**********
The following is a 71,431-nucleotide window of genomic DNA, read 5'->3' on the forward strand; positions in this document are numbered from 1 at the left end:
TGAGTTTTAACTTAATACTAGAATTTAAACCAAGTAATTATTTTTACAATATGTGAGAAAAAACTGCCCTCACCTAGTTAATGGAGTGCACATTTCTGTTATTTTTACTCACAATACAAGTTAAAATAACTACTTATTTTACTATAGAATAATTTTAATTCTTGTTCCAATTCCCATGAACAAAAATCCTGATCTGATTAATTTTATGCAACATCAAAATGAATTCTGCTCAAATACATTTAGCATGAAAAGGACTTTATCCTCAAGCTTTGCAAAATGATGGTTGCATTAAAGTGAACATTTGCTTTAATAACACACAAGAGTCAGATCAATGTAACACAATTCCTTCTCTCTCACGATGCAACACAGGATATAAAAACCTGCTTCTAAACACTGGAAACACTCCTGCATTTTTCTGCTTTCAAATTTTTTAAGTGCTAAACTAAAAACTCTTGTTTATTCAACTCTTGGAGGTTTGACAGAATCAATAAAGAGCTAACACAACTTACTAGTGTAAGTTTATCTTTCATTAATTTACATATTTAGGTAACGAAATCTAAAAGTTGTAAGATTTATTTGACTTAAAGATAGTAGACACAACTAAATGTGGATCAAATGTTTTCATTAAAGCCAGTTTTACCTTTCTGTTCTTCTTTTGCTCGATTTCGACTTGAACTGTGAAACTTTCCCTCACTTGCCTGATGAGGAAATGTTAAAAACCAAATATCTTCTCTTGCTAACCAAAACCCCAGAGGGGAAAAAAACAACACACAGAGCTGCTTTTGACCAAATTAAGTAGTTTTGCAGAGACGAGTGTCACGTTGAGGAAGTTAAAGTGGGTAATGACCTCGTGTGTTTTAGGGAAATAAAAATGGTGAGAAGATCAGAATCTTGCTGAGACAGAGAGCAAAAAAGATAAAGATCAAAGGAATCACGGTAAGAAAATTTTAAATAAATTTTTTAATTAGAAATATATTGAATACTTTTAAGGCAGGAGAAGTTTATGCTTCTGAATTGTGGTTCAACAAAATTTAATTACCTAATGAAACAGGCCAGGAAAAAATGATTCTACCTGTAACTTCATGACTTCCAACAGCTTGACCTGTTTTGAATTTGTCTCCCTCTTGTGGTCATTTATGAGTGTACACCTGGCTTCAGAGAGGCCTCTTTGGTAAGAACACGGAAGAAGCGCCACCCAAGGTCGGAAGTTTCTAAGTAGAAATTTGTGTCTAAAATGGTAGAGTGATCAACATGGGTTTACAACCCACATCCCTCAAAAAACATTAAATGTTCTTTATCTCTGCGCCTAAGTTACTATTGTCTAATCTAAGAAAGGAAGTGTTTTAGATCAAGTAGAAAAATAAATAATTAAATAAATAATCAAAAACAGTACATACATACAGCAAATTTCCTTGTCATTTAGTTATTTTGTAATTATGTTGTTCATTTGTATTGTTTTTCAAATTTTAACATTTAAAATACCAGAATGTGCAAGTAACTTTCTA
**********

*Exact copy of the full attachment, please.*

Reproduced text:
The following is a 71,431-nucleotide window of genomic DNA, read 5'->3' on the forward strand; positions in this document are numbered from 1 at the left end:
TGAGTTTTAACTTAATACTAGAATTTAAACCAAGTAATTATTTTTACAATATGTGAGAAAAAACTGCCCTCACCTAGTTAATGGAGTGCACATTTCTGTTATTTTTACTCACAATACAAGTTAAAATAACTACTTATTTTACTATAGAATAATTTTAATTCTTGTTCCAATTCCCATGAACAAAAATCCTGATCTGATTAATTTTATGCAACATCAAAATGAATTCTGCTCAAATACATTTAGCATGAAAAGGACTTTATCCTCAAGCTTTGCAAAATGATGGTTGCATTAAAGTGAACATTTGCTTTAATAACACACAAGAGTCAGATCAATGTAACACAATTCCTTCTCTCTCACGATGCAACACAGGATATAAAAACCTGCTTCTAAACACTGGAAACACTCCTGCATTTTTCTGCTTTCAAATTTTTTAAGTGCTAAACTAAAAACTCTTGTTTATTCAACTCTTGGAGGTTTGACAGAATCAATAAAGAGCTAACACAACTTACTAGTGTAAGTTTATCTTTCATTAATTTACATATTTAGGTAACGAAATCTAAAAGTTGTAAGATTTATTTGACTTAAAGATAGTAGACACAACTAAATGTGGATCAAATGTTTTCATTAAAGCCAGTTTTACCTTTCTGTTCTTCTTTTGCTCGATTTCGACTTGAACTGTGAAACTTTCCCTCACTTGCCTGATGAGGAAATGTTAAAAACCAAATATCTTCTCTTGCTAACCAAAACCCCAGAGGGGAAAAAAACAACACACAGAGCTGCTTTTGACCAAATTAAGTAGTTTTGCAGAGACGAGTGTCACGTTGAGGAAGTTAAAGTGGGTAATGACCTCGTGTGTTTTAGGGAAATAAAAATGGTGAGAAGATCAGAATCTTGCTGAGACAGAGAGCAAAAAAGATAAAGATCAAAGGAATCACGGTAAGAAAATTTTAAATAAATTTTTTAATTAGAAATATATTGAATACTTTTAAGGCAGGAGAAGTTTATGCTTCTGAATTGTGGTTCAACAAAATTTAATTACCTAATGAAACAGGCCAGGAAAAAATGATTCTACCTGTAACTTCATGACTTCCAACAGCTTGACCTGTTTTGAATTTGTCTCCCTCTTGTGGTCATTTATGAGTGTACACCTGGCTTCAGAGAGGCCTCTTTGGTAAGAACACGGAAGAAGCGCCACCCAAGGTCGGAAGTTTCTAAGTAGAAATTTGTGTCTAAAATGGTAGAGTGATCAACATGGGTTTACAACCCACATCCCTCAAAAAACATTAAATGTTCTTTATCTCTGCGCCTAAGTTACTATTGTCTAATCTAAGAAAGGAAGTGTTTTAGATCAAGTAGAAAAATAAATAATTAAATAAATAATCAAAAACAGTACATACATACAGCAAATTTCCTTGTCATTTAGTTATTTTGTAATTATGTTGTTCATTTGTATTGTTTTTCAAATTTTAACATTTAAAATACCAGAATGTGCAAGTAACTTTCTA